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Nationals Stock Watch: Rendon, Werth surging

Jul 10, 2014, 1:24 PM EST

Photo by USA Today Photo by USA Today

We take a look at the Nationals’ past week, at a glance:

Record: 4-2
Team slash: .265/.317/.451
Team ERA:  3.38
Runs per game: 4.83


Jayson Werth, OF: .389 AVG/ 2 HR/ 6 RBI

If Werth keeps hitting like this, he’ll probably never want July to end. After an albatross of a June in which he hit .212 with a paltry .590 OPS, Werth has emphatically slugged his way out of his recent slump. He already has more home runs in July (three) than he did in all of June and has nearly surpassed last month’s RBI total (he had 13, and 11 already this month). So what gives? Is it really as simple as finding his mojo now that the lineup is fully healthy? Well, not exactly. For one, he’s back to showing the type of patience at the plate that Nationals fans have come to expect from him. When he was scuffling last month, he had a seven-game stretch where he struck out 14 times in 27 at-bats. But in July, he’s done a much better job of working the count to his favor and driving the ball when he gets good pitches to hit. It also doesn’t hurt that the guys in front of him are getting on base more often, too.

Anthony Rendon, INF: .333 AVG/ .364 OBP/ .714 SLG

As one of the candidates for the All-Star Game’s “Final Vote” campaign in the National League, Rendon is definitely making a solid case as to why he should be heading to Minnesota. He’s hit safely in 11 of the last 12 games (Rendon leads the team in hits for the season) and is continuing to flash the leather on defense, whether at third base or at second. Big picture, it’s impressive how the 24-year old infielder has quickly blossomed this season into one of the lineup’s most consistent power threats. While most Nats fans may have hoped that same development would have taken place with Bryce Harper by now (and he still has plenty of time for that), Rendon’s progress as an everyday major leaguer is a good consolation. He’s likely done enough to earn a trip to the Midsummer Classic; the only question now is whether or not he’ll be voted in.

Rafael Soriano, RP: 3 GP/ 2 SV/ 0.00 ERA

Speaking of the All-Star Game, how does a member of one of baseball’s best bullpens not get a nod? There were plenty of candidates to choose from among the Nats’ relief corps, and Soriano may be the best of the bunch. Sure, he may not always pitch the cleanest of innings, but he’s almost always found a way to get the job done. He saved two more games this past week, dropping his season ERA down to an astounding 1.00 — lowest among Nats relievers. In 36 appearances this season, he’s converted 21 of 23 save opportunities and has allowed just four runs total. That’s about as good as it gets, so it’s somewhat surprising that Mike Matheny didn’t add Soriano (or any other Washington reliever, for that matter) to the NL club.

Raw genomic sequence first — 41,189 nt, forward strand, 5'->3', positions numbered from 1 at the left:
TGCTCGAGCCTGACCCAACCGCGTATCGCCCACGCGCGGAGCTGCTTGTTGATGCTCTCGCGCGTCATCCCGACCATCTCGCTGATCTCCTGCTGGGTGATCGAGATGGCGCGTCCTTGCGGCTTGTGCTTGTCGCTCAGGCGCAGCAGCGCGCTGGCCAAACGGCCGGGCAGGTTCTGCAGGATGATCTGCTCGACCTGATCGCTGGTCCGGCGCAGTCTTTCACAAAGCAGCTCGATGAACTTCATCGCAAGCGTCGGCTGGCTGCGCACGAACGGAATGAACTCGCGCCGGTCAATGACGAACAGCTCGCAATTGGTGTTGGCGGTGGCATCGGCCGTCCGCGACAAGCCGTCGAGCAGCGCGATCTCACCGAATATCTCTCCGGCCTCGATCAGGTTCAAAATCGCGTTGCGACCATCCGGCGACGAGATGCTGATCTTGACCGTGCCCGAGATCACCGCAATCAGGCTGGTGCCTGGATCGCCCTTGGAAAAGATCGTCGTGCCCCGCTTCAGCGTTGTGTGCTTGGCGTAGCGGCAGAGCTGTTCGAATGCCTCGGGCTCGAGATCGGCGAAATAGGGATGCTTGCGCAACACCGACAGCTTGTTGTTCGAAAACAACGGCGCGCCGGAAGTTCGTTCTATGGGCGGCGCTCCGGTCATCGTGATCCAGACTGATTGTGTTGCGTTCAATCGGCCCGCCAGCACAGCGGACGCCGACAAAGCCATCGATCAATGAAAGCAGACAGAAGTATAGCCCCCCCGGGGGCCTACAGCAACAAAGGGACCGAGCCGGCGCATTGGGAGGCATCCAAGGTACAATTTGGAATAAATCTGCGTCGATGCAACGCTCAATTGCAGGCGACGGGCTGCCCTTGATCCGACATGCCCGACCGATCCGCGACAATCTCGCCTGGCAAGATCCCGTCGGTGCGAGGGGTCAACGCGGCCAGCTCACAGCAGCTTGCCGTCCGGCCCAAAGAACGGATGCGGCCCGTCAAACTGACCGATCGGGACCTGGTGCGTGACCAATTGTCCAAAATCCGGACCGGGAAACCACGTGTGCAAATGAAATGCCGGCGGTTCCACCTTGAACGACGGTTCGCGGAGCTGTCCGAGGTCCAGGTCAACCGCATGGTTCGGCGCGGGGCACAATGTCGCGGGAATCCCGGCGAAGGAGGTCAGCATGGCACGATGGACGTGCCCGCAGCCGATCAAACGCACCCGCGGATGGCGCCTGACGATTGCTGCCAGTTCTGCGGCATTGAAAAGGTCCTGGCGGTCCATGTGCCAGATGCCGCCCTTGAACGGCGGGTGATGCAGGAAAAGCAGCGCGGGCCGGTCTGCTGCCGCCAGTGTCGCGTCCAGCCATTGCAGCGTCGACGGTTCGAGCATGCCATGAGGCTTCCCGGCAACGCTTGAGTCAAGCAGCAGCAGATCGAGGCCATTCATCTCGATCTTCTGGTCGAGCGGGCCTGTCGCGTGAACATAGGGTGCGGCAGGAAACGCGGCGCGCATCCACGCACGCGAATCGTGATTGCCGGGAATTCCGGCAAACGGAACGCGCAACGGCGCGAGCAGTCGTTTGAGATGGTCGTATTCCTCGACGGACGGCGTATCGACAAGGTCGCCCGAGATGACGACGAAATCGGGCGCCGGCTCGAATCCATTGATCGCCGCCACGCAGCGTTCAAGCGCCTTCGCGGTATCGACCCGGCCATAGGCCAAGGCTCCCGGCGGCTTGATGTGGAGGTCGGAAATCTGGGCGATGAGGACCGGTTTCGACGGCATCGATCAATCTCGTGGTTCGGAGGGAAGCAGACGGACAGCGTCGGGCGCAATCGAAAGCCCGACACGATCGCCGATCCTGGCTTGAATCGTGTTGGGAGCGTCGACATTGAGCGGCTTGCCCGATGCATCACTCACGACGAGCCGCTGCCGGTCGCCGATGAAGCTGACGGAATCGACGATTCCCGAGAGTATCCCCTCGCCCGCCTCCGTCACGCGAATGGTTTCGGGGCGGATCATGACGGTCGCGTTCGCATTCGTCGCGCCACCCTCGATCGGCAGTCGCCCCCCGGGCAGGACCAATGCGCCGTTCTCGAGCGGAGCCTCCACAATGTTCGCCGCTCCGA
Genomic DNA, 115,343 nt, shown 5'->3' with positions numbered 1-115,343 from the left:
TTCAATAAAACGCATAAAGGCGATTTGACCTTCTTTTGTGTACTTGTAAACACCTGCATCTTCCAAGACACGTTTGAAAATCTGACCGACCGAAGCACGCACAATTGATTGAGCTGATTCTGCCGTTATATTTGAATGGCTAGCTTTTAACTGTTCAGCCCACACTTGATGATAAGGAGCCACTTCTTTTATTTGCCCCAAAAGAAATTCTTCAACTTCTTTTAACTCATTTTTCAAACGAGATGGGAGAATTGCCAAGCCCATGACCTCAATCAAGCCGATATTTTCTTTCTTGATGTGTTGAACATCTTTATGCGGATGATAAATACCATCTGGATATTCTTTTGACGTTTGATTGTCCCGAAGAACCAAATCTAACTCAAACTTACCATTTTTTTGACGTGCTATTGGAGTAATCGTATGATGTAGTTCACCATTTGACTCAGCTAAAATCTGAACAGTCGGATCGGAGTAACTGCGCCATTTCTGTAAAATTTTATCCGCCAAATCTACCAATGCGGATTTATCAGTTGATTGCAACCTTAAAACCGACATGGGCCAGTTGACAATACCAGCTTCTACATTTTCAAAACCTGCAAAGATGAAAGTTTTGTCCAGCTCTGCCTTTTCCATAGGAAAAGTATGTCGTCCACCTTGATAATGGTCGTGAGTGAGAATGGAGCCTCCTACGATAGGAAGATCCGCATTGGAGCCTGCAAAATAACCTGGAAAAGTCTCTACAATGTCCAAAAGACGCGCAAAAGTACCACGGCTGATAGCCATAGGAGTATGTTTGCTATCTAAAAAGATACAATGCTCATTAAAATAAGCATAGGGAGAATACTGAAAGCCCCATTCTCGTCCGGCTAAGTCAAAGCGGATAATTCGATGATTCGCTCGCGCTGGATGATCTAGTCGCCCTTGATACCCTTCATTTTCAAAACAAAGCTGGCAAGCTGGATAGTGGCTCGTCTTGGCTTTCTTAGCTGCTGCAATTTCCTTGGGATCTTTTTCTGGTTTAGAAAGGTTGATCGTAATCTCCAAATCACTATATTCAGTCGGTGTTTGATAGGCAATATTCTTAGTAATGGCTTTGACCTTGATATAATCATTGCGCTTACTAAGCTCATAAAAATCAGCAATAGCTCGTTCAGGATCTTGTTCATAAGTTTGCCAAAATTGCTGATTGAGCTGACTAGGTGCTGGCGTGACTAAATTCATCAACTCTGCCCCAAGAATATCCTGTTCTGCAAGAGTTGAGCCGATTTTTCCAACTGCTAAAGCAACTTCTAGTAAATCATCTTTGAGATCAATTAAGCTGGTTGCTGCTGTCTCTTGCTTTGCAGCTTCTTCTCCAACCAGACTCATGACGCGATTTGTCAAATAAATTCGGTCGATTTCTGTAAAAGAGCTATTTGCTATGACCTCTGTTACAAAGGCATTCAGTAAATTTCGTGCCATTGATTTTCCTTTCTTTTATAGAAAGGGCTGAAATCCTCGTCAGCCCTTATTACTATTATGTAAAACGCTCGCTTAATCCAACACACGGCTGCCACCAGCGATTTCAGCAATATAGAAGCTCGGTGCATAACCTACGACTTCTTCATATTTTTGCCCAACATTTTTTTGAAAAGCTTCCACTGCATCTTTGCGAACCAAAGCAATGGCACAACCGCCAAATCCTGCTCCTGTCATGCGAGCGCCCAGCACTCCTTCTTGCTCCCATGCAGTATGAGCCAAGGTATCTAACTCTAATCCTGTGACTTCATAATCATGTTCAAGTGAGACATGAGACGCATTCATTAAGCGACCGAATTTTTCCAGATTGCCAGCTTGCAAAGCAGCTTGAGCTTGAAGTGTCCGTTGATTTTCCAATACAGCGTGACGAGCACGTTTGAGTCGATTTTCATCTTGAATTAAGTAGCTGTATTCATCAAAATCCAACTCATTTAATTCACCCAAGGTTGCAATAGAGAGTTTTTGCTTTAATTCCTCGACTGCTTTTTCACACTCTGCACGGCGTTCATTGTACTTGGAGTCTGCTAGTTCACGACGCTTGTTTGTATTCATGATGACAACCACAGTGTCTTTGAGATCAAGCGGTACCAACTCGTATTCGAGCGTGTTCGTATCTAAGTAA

Bryce Harper, OF: .059 AVG/ .200 OBP/ .059 SLG

Yes, it might be too early to say that Harper is slumping. He just returned to the lineup after missing months after thumb surgery, so you knew it would take him some time to regain his footing in this lineup. That being said, he has just four hits in 28 at-bats since he’s come back, and hasn’t yet proven to Matt Williams that he should be hitting higher in the batting order than sixth. Put his on-field struggles with some of the criticism he took around the league for his recent comments regarding the lineup, and it all adds up to a not-so-great week for the 21-year-old.

Craig Stammen, RP: 2 GP/ 27.00 ERA/ 3.60 WHIP

In any extra inning game, a relief pitcher is bound to wilt at some point. That’s baseball. Stammen just so happened to be that guy Monday night against the Orioles, allowing five runs in the 11th inning (including two dingers) that broke the game open and helped give Baltimore an 8-2 victory.  Not that it’s time to panic over his performance, but Stammen’s now been charged with a loss in two of his last four appearances. But the beauty of having an otherwise lights out bullpen is that Matt Williams can put certain relievers in less pressure-packed situations here and there to help them out of whatever funk they may be in. That’s not to say Stammen deserves more days off, but his workload may be worth monitoring. After all, he’s pitched the most innings of anyone in the bullpen.
  1. Ghost of Steve M. - Jul 10, 2014 at 1:34 PM

    Where has Stammen’s slider gone? McCatty has work to do and my suggestion is the next time he appears in a close game and the slider isn’t sliding, pull him sooner rather than later.

  2. Doc - Jul 10, 2014 at 1:35 PM

    I expected ARen to display some hitting magic this year. I predicted in ST that he would display some Joey Votto like numbers at the plate. Quick hands, with a leftie’s smooth swing! Like all good hitters, Rendon hits on top of the ball, not underneath it.

    If Tony stays healthy, I predict a Stan Musial-like career!

    Didn’t know how great he was in the field—what a bonus!!!!!!!!!!!!!!

    • Ghost of Steve M. - Jul 10, 2014 at 1:49 PM

      Someone said to me he hits the ball like a good NFL kicker.

      I made some crazy predictions about ARen before he ever played a pro game. He’s making my predictions look good.

      He’s also distanced himself from that ST distraction of the 2nd base competition to now being a serious contender for the All Star game. No surprise to me.

      • veejh - Jul 10, 2014 at 1:57 PM

        Yeah, he and Espi were competing for the starting job. What a joke.

      • Ghost of Steve M. - Jul 10, 2014 at 2:04 PM

        The joke was on those who kept calling it a real competition. OK, sure it was.

      • veejh - Jul 10, 2014 at 2:06 PM

        To be fair, I thought Espi had turned the corner…..for a minute……the joke was clearly on me.

      • Ghost of Steve M. - Jul 10, 2014 at 2:10 PM

        He did it to me too but I was skeptical.

    • Faraz Shaikh - Jul 10, 2014 at 2:03 PM

      Stan the man? Really? It is one or the other extreme with NIs lately. Either we are ready to trade harper or this. He doesn’t even have 1000 PAs. Stan won MVP as a 22 year old. Let’s not get too excited.

      • Doc - Jul 10, 2014 at 3:26 PM

        You’re looking at the wrong stats in a different era–and I don’t mean ERA.